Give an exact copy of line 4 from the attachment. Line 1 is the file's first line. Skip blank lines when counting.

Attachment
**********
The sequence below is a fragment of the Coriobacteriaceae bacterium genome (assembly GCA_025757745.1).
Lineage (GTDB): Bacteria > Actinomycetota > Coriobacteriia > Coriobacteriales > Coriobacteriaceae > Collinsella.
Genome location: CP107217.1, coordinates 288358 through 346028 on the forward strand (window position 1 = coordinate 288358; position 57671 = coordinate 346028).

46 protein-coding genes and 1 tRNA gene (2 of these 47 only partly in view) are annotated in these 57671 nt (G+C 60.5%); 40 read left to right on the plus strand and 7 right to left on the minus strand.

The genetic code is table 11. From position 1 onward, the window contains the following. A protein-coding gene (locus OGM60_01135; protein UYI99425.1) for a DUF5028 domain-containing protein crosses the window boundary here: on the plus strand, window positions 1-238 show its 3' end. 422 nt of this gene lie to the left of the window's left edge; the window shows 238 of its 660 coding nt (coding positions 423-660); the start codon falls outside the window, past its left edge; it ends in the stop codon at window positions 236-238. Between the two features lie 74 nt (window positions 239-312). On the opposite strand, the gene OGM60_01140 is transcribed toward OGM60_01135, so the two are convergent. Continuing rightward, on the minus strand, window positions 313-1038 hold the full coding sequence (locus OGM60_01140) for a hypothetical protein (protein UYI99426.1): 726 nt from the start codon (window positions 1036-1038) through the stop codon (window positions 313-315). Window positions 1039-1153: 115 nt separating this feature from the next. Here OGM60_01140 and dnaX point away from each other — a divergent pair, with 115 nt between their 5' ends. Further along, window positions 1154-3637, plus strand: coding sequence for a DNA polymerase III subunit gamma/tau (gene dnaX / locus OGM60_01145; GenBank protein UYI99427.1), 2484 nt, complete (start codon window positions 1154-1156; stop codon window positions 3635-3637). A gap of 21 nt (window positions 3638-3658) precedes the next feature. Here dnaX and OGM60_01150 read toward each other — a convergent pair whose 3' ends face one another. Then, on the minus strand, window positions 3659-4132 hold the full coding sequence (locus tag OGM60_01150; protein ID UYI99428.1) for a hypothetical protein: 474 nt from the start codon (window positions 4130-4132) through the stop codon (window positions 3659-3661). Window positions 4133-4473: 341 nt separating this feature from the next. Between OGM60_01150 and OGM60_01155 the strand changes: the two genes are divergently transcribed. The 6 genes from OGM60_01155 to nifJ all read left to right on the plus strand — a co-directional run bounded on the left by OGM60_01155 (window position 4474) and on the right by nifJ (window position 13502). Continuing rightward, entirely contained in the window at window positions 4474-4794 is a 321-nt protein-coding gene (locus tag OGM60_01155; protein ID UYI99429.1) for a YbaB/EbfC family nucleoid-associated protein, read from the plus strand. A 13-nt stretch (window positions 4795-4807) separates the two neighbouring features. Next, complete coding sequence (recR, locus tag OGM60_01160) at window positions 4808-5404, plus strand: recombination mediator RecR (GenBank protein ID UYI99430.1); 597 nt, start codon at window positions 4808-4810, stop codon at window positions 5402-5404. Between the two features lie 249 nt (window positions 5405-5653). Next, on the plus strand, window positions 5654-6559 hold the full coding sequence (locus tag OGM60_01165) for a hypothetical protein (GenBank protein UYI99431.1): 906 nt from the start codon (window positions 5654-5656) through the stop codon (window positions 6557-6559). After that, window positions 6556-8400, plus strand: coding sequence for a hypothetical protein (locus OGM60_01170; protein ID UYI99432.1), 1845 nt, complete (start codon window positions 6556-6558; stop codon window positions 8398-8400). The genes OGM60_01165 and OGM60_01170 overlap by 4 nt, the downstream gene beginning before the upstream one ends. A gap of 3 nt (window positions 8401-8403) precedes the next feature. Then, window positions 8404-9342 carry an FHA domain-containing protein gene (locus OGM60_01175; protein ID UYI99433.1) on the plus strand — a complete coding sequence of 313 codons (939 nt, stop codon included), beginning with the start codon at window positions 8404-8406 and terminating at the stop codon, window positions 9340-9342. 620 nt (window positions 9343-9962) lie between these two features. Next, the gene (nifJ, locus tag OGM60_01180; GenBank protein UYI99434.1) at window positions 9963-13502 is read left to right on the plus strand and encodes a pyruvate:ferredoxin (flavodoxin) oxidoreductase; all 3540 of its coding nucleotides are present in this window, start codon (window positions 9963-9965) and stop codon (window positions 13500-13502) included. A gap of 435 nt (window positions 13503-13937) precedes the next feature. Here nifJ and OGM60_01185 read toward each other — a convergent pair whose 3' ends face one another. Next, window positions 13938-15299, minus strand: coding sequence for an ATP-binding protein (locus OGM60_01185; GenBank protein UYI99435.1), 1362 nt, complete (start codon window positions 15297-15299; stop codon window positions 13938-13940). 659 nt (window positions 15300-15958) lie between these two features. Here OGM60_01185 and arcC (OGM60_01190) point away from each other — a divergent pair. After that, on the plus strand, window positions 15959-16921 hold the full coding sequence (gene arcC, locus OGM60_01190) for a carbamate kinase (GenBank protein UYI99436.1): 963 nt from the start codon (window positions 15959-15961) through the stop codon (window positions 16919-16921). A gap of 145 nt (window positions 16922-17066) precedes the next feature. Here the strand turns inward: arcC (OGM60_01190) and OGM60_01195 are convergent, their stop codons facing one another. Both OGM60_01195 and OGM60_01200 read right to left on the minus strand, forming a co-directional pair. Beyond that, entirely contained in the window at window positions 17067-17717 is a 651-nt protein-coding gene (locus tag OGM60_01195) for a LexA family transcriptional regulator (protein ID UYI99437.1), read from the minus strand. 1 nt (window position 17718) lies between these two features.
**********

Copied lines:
46 protein-coding genes and 1 tRNA gene (2 of these 47 only partly in view) are annotated in these 57671 nt (G+C 60.5%); 40 read left to right on the plus strand and 7 right to left on the minus strand.